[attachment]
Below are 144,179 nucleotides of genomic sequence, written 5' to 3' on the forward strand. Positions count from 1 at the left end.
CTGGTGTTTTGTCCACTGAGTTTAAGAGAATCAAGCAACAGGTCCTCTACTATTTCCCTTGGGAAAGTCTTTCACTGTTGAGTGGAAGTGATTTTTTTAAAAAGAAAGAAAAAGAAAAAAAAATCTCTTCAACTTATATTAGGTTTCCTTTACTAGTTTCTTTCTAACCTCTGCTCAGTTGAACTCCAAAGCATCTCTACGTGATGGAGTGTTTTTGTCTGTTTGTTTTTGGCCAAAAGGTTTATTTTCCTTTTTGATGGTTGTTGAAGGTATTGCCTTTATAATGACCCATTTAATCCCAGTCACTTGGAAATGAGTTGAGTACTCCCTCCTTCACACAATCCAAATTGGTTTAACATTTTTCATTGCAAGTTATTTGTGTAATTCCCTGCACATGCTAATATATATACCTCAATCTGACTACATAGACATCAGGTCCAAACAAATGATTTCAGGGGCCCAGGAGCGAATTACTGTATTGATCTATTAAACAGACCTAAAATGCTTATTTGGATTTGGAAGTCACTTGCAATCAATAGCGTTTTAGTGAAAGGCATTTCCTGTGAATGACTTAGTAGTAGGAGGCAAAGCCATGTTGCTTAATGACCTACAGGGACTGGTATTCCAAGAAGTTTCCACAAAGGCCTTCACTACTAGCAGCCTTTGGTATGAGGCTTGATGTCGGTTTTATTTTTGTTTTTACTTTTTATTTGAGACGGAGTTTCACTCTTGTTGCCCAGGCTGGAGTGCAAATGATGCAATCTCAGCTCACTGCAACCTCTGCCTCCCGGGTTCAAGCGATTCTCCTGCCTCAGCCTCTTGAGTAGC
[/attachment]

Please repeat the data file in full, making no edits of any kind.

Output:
Below are 144,179 nucleotides of genomic sequence, written 5' to 3' on the forward strand. Positions count from 1 at the left end.
CTGGTGTTTTGTCCACTGAGTTTAAGAGAATCAAGCAACAGGTCCTCTACTATTTCCCTTGGGAAAGTCTTTCACTGTTGAGTGGAAGTGATTTTTTTAAAAAGAAAGAAAAAGAAAAAAAAATCTCTTCAACTTATATTAGGTTTCCTTTACTAGTTTCTTTCTAACCTCTGCTCAGTTGAACTCCAAAGCATCTCTACGTGATGGAGTGTTTTTGTCTGTTTGTTTTTGGCCAAAAGGTTTATTTTCCTTTTTGATGGTTGTTGAAGGTATTGCCTTTATAATGACCCATTTAATCCCAGTCACTTGGAAATGAGTTGAGTACTCCCTCCTTCACACAATCCAAATTGGTTTAACATTTTTCATTGCAAGTTATTTGTGTAATTCCCTGCACATGCTAATATATATACCTCAATCTGACTACATAGACATCAGGTCCAAACAAATGATTTCAGGGGCCCAGGAGCGAATTACTGTATTGATCTATTAAACAGACCTAAAATGCTTATTTGGATTTGGAAGTCACTTGCAATCAATAGCGTTTTAGTGAAAGGCATTTCCTGTGAATGACTTAGTAGTAGGAGGCAAAGCCATGTTGCTTAATGACCTACAGGGACTGGTATTCCAAGAAGTTTCCACAAAGGCCTTCACTACTAGCAGCCTTTGGTATGAGGCTTGATGTCGGTTTTATTTTTGTTTTTACTTTTTATTTGAGACGGAGTTTCACTCTTGTTGCCCAGGCTGGAGTGCAAATGATGCAATCTCAGCTCACTGCAACCTCTGCCTCCCGGGTTCAAGCGATTCTCCTGCCTCAGCCTCTTGAGTAGC